I looked at stolon, but it's not the only game in town. In terms of a fully managed system, there's also patroni.
In terms of overall functionality, stolon and patroni are pretty similar. They both rely on etcd (or something similar) for storing state; they both take care of running the postgres server with the right options, and reconfiguring it as necessary; they'll both promote a replica to continue service if the master fails.
So, here's how to set up a HA PostgreSQL cluster using patroni.
Before starting on anything like this with Tribblix, it's always a good idea to
so that you're up to date in terms of packages and overlays.
First create 3 zones, just like before:
zap create-zone -z node1 -t whole \
-o base -O patroni -x 192.168.0.231
zap create-zone -z node2 -t whole \
-o base -O patroni -x 192.168.0.232
zap create-zone -z node3 -t whole \
-o base -O patroni -x 192.168.0.233
Building the zones like this, with the patroni overlay, will ensure that all the required packages are installed in the zones so you don't need to mess around with installing packages later.
Then zlogin to each node and run the etcd commands as before, to create the user and start etcd.
Now create a user to run postgres on each node
zlogin node1 (and 2 and 3)
useradd -u 11799 -g staff -s /bin/bash -d /export/home/pguser pguser
passwd -N pguser
mkdir -p /export/home/pguser
chown -hR pguser /export/home/pguser
Now you need to create yaml files containing the configuration for each node. See http://petertribble.co.uk/Solaris/patroni/ for the sample files I've used here
Log in to each node in turn
pfexec zlogin -l pguser node1
And it initializes a cluster, with just the one node as of yet, and that node will start off as the master.
Now the 2nd node
pfexec zlogin -l pguser node2
And it sets it up as a secondary, replicating from node1.
What do things look like right now? You can check that with:
-d etcd://192.168.0.231:2379 \
Now the third node:
pfexec zlogin -l pguser node3
You can force a failover by killing (or ^C) the patroni process on the master, which should be node1. You'll see one of the replicas coming up as master, and replication on the other replica change to use the new master. One thing I did notice is that patroni initiates the failover process pretty much instantly, whereas stolon waits a few seconds to be sure.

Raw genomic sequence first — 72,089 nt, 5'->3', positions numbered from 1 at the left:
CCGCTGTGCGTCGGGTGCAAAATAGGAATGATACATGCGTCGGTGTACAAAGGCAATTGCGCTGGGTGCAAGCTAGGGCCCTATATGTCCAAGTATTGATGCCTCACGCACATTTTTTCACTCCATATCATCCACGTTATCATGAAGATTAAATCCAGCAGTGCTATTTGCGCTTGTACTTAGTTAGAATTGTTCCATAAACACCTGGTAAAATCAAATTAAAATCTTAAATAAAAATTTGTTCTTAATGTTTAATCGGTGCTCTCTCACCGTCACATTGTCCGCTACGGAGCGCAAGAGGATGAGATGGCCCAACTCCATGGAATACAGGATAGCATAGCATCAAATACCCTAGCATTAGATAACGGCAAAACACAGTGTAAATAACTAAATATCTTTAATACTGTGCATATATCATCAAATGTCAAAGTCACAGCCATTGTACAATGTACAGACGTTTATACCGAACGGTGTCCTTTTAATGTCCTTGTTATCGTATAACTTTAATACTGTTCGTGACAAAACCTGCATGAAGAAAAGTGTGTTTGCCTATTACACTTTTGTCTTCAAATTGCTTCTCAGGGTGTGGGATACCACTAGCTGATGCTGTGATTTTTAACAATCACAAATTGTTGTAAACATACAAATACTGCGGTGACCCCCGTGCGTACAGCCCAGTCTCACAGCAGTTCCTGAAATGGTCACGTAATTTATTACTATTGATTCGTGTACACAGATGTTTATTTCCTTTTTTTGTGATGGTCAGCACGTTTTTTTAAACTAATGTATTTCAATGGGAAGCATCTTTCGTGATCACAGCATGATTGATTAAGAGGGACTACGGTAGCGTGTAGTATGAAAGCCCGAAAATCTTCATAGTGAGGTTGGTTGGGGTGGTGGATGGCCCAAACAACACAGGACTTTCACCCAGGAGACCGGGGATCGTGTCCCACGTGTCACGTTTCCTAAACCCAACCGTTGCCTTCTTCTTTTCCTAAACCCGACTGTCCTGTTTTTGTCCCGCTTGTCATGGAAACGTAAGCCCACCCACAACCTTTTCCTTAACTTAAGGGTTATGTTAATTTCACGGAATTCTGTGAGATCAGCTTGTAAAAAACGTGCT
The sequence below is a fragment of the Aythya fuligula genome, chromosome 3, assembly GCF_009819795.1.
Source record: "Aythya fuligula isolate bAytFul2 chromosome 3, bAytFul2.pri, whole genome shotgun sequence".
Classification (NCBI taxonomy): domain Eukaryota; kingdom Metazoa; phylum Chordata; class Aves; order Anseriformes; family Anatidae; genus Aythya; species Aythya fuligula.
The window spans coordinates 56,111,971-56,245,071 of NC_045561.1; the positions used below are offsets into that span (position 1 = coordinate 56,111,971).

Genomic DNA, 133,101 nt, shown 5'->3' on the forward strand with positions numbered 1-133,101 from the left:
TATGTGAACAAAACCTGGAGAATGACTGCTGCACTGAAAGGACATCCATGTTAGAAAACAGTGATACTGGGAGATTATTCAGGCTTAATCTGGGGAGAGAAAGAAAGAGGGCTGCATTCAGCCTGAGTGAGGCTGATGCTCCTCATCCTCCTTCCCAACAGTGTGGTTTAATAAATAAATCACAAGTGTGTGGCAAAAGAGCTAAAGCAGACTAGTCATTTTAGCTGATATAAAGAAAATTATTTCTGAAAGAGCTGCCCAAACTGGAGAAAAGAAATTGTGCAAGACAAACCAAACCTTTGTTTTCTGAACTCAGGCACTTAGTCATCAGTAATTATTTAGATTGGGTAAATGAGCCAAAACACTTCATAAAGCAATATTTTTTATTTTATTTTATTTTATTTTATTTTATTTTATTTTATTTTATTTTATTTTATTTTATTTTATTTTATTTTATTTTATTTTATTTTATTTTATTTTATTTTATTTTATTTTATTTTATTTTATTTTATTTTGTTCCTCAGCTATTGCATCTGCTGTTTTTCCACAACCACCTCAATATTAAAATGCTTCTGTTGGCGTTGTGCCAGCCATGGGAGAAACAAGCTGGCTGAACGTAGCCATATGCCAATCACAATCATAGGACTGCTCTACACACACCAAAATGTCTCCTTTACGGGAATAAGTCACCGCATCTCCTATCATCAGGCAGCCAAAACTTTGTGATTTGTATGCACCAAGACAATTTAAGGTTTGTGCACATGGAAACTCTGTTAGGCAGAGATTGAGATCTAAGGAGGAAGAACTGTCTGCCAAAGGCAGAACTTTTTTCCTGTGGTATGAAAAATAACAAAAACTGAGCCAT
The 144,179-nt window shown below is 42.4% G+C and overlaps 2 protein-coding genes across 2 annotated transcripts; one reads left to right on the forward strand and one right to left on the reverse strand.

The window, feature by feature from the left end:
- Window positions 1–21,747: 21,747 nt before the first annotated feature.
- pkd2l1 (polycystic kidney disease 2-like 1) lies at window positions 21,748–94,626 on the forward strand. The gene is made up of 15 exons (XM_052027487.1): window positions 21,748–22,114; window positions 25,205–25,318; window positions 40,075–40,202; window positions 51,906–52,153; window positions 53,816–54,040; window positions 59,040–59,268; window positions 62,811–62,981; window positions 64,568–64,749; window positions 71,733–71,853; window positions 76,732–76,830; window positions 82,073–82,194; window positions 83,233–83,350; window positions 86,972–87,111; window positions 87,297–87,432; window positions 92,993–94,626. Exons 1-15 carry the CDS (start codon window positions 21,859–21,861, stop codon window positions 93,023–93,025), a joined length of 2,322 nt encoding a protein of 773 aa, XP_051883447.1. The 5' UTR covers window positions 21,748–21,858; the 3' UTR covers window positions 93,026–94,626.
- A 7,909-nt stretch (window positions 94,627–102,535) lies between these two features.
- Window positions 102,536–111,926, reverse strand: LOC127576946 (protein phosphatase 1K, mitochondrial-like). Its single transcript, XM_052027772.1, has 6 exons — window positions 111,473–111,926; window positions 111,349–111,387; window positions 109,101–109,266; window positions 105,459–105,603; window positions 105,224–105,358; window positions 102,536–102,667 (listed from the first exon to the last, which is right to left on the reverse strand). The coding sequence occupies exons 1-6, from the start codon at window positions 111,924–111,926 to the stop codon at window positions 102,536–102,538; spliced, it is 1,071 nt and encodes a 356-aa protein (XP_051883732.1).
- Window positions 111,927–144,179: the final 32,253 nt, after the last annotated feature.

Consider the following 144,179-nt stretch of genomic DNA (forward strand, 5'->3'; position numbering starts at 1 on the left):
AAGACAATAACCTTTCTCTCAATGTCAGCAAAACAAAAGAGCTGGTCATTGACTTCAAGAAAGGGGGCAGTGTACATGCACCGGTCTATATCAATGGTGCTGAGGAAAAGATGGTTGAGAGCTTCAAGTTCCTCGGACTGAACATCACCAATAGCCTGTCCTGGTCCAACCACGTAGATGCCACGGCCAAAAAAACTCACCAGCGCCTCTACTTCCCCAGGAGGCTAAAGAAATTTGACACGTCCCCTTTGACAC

You can initiate a planned failover too:
-d etcd://192.168.0.231:2379 \
It will ask you for the new master node, and for confirmation, and then you'll have a new master.
But you're not done yet. There's nothing to connect to. For that, patroni doesn't supply its own component (like stolon does with its proxy) but depends on a haproxy instance. The overlay install we used when creating the zone will have made sure that haproxy is installed in each zone, all we have to do is configure and start it.
zlogin to each node, as root, and
wget http://petertribble.co.uk/Solaris/patroni/haproxy.cfg -O /etc/haproxy.cfg
svcadm enable haproxy
You don't have to set up the haproxy stats page, but it's a convenient way to see what's going on. If you go to the stats page
Then you can see that it's got the active backend up and the secondaries marked as down - haproxy is checking the patroni REST api which is only showing the active postgres instance as up, so haproxy will route all connections through to the master. And, if you migrate the master, haproxy will follow it.
Which to choose? That's always a matter of opinion, and to be honest while there are a few differences, they're pretty much even.
- stolon is in go, and comes as a tiny number of standalone binaries, which makes it easier to define how it's packaged up
- patroni is in python, so needs python and a whole bunch of modules as dependencies, which makes deployment harder (which is why I created an overlay - there are 32 packages in there, over 2 dozen python modules)
- stolon has its own proxy, rather than relying on a 3rd-party component like haproxy
(It's not that stolon necessarily has fewer dependencies, but remember that in go these are all resolved at build time rather than runtime.)